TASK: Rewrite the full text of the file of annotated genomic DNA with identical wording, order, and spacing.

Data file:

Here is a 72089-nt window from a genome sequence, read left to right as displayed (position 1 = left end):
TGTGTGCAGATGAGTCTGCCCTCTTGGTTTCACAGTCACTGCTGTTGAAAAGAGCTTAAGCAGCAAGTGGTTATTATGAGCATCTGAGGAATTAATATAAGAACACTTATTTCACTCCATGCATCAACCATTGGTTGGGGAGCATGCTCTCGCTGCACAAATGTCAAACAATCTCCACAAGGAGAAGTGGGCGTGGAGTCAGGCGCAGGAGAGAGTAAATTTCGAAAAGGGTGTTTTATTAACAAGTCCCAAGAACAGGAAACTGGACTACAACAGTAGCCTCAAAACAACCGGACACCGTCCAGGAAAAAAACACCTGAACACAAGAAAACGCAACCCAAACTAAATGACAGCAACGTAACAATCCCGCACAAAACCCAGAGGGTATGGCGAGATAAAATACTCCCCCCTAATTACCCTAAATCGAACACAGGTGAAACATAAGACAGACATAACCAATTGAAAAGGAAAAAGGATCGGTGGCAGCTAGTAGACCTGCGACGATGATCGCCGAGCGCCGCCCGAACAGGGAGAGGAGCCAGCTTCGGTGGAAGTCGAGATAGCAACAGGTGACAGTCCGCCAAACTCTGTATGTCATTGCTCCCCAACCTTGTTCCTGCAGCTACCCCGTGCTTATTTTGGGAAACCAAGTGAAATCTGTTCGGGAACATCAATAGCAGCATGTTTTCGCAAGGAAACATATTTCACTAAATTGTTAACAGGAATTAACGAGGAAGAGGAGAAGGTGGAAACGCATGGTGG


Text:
Here is a 72089-nt window from a genome sequence, read left to right as displayed (position 1 = left end):
TGTGTGCAGATGAGTCTGCCCTCTTGGTTTCACAGTCACTGCTGTTGAAAAGAGCTTAAGCAGCAAGTGGTTATTATGAGCATCTGAGGAATTAATATAAGAACACTTATTTCACTCCATGCATCAACCATTGGTTGGGGAGCATGCTCTCGCTGCACAAATGTCAAACAATCTCCACAAGGAGAAGTGGGCGTGGAGTCAGGCGCAGGAGAGAGTAAATTTCGAAAAGGGTGTTTTATTAACAAGTCCCAAGAACAGGAAACTGGACTACAACAGTAGCCTCAAAACAACCGGACACCGTCCAGGAAAAAAACACCTGAACACAAGAAAACGCAACCCAAACTAAATGACAGCAACGTAACAATCCCGCACAAAACCCAGAGGGTATGGCGAGATAAAATACTCCCCCCTAATTACCCTAAATCGAACACAGGTGAAACATAAGACAGACATAACCAATTGAAAAGGAAAAAGGATCGGTGGCAGCTAGTAGACCTGCGACGATGATCGCCGAGCGCCGCCCGAACAGGGAGAGGAGCCAGCTTCGGTGGAAGTCGAGATAGCAACAGGTGACAGTCCGCCAAACTCTGTATGTCATTGCTCCCCAACCTTGTTCCTGCAGCTACCCCGTGCTTATTTTGGGAAACCAAGTGAAATCTGTTCGGGAACATCAATAGCAGCATGTTTTCGCAAGGAAACATATTTCACTAAATTGTTAACAGGAATTAACGAGGAAGAGGAGAAGGTGGAAACGCATGGTGG